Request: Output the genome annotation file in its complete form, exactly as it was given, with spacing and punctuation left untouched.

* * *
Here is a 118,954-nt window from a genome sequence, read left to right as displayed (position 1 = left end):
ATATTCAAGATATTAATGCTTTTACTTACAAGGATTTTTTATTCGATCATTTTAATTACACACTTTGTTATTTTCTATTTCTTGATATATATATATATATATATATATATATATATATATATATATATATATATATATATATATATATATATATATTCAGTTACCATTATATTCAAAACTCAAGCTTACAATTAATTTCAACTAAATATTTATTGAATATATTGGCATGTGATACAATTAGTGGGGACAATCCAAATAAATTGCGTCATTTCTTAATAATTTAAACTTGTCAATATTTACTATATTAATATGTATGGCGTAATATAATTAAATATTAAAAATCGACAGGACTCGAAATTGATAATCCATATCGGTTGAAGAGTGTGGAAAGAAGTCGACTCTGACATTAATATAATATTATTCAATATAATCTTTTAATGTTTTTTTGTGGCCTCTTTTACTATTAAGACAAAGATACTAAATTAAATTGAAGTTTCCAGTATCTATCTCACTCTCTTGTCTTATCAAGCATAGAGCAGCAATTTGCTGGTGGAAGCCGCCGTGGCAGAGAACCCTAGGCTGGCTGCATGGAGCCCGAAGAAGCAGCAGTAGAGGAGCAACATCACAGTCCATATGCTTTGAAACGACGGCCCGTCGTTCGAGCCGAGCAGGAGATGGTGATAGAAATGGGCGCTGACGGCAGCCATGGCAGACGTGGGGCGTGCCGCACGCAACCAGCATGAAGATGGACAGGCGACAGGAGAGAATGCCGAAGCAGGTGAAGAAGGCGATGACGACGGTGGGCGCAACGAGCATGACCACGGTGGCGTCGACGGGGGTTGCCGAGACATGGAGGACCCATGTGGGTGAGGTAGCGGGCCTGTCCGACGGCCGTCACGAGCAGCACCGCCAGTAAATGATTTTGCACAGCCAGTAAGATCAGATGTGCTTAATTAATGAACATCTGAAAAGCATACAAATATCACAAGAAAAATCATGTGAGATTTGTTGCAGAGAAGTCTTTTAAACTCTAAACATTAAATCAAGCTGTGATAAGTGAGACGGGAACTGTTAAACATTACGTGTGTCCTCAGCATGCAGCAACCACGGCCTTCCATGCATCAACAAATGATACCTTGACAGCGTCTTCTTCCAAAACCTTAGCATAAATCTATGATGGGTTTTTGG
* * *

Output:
Here is a 118,954-nt window from a genome sequence, read left to right as displayed (position 1 = left end):
ATATTCAAGATATTAATGCTTTTACTTACAAGGATTTTTTATTCGATCATTTTAATTACACACTTTGTTATTTTCTATTTCTTGATATATATATATATATATATATATATATATATATATATATATATATATATATATATATATATATATATATATTCAGTTACCATTATATTCAAAACTCAAGCTTACAATTAATTTCAACTAAATATTTATTGAATATATTGGCATGTGATACAATTAGTGGGGACAATCCAAATAAATTGCGTCATTTCTTAATAATTTAAACTTGTCAATATTTACTATATTAATATGTATGGCGTAATATAATTAAATATTAAAAATCGACAGGACTCGAAATTGATAATCCATATCGGTTGAAGAGTGTGGAAAGAAGTCGACTCTGACATTAATATAATATTATTCAATATAATCTTTTAATGTTTTTTTGTGGCCTCTTTTACTATTAAGACAAAGATACTAAATTAAATTGAAGTTTCCAGTATCTATCTCACTCTCTTGTCTTATCAAGCATAGAGCAGCAATTTGCTGGTGGAAGCCGCCGTGGCAGAGAACCCTAGGCTGGCTGCATGGAGCCCGAAGAAGCAGCAGTAGAGGAGCAACATCACAGTCCATATGCTTTGAAACGACGGCCCGTCGTTCGAGCCGAGCAGGAGATGGTGATAGAAATGGGCGCTGACGGCAGCCATGGCAGACGTGGGGCGTGCCGCACGCAACCAGCATGAAGATGGACAGGCGACAGGAGAGAATGCCGAAGCAGGTGAAGAAGGCGATGACGACGGTGGGCGCAACGAGCATGACCACGGTGGCGTCGACGGGGGTTGCCGAGACATGGAGGACCCATGTGGGTGAGGTAGCGGGCCTGTCCGACGGCCGTCACGAGCAGCACCGCCAGTAAATGATTTTGCACAGCCAGTAAGATCAGATGTGCTTAATTAATGAACATCTGAAAAGCATACAAATATCACAAGAAAAATCATGTGAGATTTGTTGCAGAGAAGTCTTTTAAACTCTAAACATTAAATCAAGCTGTGATAAGTGAGACGGGAACTGTTAAACATTACGTGTGTCCTCAGCATGCAGCAACCACGGCCTTCCATGCATCAACAAATGATACCTTGACAGCGTCTTCTTCCAAAACCTTAGCATAAATCTATGATGGGTTTTTGG